LETTER: Executive supports annexation
(Editor’s Note: King County Executive Dow Constantine has issued this open letter to residents of the North Highline Unincorporated Area.)
The city of Burien proposal to annex the North Highline PAA will appear on your Nov. 6, 2012 general election ballot. I have served portions of both the city of Burien and the North Highline Unincorporated Area as a state legislator, county councilmember, and now as county executive, so the common welfare of this area and its people is important to me.
I support the Burien proposal and I urge you to vote in favor of annexation on Nov. 6.
I would like to share some information with you to assist you in making your decision about this potential governance transfer.
The Washington Growth Management Act, approved in 1992, directs that all areas within the designated urban growth boundaries should be part of cities; with counties left to provide regional services and local services to rural areas. To encourage annexations and incorporations of unincorporated urban areas, cities are given more robust revenue tools, including the ability to assess utility and business & occupation taxes—funding that is denied to counties.
In 1992, King County provided local services to an urban unincorporated population of more than 450,000 people. By 2004 multiple annexations and incorporations of new cities (including Burien, SeaTac, and Federal Way) had reduced the urban unincorporated population to 219,000. Since then, further annexations have reduced that population to 130,000. But, most of the urban unincorporated areas remaining in county control are largely residential communities, which typically don’t produce sufficient revenue to fund services—especially given that counties have fewer revenue tools than cities.
North Highline is bordered by two cities that have expressed interest in annexation—Burien and Seattle. Seattle designated North Highline as a potential annexation area in 2006, but has made no other formal efforts to annex. In contrast, the city of Burien has worked closely with North Highline residents in support of annexation and the Burien City Council voted to put annexation on the Nov. 6 ballot.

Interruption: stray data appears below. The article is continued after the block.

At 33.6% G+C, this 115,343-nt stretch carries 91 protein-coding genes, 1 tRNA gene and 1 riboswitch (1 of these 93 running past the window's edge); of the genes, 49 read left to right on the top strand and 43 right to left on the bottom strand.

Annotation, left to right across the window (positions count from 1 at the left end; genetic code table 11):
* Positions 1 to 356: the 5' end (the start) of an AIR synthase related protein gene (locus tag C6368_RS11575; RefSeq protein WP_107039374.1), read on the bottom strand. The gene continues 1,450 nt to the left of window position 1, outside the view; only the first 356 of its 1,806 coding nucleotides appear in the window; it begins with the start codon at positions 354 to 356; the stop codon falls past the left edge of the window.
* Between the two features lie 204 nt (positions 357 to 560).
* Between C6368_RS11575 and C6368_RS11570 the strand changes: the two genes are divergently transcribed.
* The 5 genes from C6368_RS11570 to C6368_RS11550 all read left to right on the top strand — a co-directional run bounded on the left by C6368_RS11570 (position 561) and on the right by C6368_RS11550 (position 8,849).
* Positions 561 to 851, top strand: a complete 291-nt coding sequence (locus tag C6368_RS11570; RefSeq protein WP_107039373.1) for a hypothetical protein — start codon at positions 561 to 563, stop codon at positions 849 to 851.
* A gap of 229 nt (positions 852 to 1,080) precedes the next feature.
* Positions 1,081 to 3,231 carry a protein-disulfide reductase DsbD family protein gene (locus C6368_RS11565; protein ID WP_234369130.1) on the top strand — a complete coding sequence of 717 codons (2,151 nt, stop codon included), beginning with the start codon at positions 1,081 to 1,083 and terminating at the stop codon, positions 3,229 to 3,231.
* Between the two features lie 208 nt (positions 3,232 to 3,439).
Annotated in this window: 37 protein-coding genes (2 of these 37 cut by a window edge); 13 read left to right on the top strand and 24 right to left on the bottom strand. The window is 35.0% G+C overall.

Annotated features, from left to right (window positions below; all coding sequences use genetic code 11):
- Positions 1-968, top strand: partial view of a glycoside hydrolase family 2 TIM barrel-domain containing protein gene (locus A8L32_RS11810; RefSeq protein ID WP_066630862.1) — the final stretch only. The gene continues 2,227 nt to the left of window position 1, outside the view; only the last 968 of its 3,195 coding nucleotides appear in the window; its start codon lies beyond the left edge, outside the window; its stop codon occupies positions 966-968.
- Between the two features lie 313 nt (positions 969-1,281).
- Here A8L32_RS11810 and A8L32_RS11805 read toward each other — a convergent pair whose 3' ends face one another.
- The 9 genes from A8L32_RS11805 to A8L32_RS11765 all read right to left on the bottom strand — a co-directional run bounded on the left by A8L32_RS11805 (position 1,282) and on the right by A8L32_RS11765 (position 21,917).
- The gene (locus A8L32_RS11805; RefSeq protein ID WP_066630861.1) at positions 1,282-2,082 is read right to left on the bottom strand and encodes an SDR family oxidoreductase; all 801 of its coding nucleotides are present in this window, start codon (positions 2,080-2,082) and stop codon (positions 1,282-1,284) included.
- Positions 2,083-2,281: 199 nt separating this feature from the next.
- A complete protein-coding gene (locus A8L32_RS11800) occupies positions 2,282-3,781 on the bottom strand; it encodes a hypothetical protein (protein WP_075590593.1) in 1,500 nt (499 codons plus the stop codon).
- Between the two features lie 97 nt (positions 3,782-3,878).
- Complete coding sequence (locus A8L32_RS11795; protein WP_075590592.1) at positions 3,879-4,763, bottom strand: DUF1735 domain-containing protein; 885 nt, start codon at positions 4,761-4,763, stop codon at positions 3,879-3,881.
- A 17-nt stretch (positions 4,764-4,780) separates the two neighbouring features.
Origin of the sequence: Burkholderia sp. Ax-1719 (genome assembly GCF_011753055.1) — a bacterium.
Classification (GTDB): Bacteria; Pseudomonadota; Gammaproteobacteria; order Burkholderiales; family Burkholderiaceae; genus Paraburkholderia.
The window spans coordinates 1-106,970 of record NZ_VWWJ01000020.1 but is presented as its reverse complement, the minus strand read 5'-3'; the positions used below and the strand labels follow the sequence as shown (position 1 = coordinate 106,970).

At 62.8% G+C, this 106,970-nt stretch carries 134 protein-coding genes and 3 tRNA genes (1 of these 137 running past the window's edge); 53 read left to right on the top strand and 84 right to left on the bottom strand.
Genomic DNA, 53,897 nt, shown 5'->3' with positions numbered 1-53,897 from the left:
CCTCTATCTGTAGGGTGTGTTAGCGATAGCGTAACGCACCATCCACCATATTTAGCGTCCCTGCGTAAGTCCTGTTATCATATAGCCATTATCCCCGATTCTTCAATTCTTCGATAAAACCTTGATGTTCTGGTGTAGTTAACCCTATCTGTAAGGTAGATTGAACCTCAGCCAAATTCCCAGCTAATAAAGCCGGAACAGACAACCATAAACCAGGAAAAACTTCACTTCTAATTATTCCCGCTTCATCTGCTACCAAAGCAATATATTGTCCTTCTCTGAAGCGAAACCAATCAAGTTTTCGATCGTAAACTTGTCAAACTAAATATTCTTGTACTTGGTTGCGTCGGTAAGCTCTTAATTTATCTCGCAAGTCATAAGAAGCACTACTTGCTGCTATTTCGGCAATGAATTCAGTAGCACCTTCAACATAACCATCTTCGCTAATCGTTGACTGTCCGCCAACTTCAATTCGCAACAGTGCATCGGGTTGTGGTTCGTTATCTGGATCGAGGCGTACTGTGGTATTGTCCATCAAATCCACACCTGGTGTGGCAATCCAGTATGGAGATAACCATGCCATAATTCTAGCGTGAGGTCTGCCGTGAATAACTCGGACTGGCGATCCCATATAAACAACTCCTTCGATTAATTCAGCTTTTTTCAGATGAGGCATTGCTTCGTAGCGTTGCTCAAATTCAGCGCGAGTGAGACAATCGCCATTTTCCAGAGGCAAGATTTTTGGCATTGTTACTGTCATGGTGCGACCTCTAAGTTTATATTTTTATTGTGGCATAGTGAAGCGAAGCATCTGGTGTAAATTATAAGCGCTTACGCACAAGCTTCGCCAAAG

My position on North Highline annexation has been consistent over many years; I support the annexation of all of North Highline by a city or cities. Burien annexed roughly half of the former North Highline Unincorporated Area in 2010 and is now proposing to annex the remainder of this area.
Why should you vote for annexation?
First, King County can no longer afford to provide the level of urban services that North Highline residents have come to expect. The ongoing economic downturn and a large reduction in gas tax revenues mean that King County cannot maintain current service levels in urban unincorporated areas of the county. King County Roads has adopted a tiered service model under which a large number of unincorporated area roads—including many in North Highline—will receive a lower level of service.
Secondly, the city of Burien has actively and sincerely reached out to North Highline residents and invited them to join their community. Burien and North Highline already share a common school district (Highline Public Schools) and a common police service provider (the King County Sheriff’s Office serves both areas). More information on specifics, including tax rates, can be found on the city of Burien’s website at http://burienwa.gov/index.aspx?NID=321
King County has pledged to actively coordinate with the city of Burien to provide a seamless governance transfer upon a successful annexation, as has been done in many other formerly unincorporated areas. And, of course, the county would continue to be involved with Burien residents as a provider of regional services.
Thank you for considering my opinion on this important decision.
King County Executive